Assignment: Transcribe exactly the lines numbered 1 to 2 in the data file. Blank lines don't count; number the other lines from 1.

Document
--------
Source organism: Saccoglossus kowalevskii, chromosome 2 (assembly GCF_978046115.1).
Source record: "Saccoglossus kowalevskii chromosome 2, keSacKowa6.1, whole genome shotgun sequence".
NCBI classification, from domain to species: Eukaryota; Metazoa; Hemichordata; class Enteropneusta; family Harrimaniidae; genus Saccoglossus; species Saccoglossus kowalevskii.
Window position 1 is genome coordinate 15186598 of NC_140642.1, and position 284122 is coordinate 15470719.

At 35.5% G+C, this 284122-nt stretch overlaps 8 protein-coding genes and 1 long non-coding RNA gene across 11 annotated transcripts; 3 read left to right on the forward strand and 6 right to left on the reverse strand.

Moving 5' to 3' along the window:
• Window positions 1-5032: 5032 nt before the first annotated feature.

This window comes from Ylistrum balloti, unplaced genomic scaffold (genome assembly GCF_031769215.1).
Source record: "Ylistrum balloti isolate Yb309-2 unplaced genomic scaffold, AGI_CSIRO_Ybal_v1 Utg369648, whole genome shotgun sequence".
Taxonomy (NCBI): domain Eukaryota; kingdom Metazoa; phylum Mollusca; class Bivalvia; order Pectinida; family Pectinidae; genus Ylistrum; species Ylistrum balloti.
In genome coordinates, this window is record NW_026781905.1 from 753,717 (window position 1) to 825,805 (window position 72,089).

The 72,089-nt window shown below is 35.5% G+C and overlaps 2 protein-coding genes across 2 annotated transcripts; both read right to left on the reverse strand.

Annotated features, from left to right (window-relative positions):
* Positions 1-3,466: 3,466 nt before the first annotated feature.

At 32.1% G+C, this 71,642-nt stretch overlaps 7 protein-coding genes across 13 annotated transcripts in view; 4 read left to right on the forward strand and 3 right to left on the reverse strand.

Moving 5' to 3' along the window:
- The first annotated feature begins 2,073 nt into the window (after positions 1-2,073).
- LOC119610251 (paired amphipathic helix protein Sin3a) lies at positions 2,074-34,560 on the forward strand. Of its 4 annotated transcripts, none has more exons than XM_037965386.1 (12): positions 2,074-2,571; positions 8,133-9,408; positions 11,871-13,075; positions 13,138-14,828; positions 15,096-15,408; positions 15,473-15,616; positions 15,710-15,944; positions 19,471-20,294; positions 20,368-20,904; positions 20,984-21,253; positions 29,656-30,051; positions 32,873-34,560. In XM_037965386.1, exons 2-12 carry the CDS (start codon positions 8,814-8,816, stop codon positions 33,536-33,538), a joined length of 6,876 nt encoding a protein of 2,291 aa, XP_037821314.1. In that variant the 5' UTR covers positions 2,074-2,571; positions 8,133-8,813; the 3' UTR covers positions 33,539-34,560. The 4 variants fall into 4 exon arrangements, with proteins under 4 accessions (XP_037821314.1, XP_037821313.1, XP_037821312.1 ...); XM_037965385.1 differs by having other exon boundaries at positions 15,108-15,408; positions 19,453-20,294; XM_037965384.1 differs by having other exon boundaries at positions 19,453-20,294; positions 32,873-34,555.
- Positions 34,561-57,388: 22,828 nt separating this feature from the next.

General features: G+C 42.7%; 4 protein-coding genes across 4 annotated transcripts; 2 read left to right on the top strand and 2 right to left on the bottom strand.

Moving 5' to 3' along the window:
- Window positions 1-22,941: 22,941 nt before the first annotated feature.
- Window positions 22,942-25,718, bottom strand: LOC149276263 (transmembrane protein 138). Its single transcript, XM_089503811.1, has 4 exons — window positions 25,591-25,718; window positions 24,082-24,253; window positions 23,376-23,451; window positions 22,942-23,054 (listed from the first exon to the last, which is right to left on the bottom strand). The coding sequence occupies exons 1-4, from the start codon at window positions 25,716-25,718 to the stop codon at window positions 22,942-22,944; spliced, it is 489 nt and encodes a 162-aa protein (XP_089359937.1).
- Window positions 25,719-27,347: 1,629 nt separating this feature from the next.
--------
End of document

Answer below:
Source organism: Saccoglossus kowalevskii, chromosome 2 (assembly GCF_978046115.1).
Source record: "Saccoglossus kowalevskii chromosome 2, keSacKowa6.1, whole genome shotgun sequence".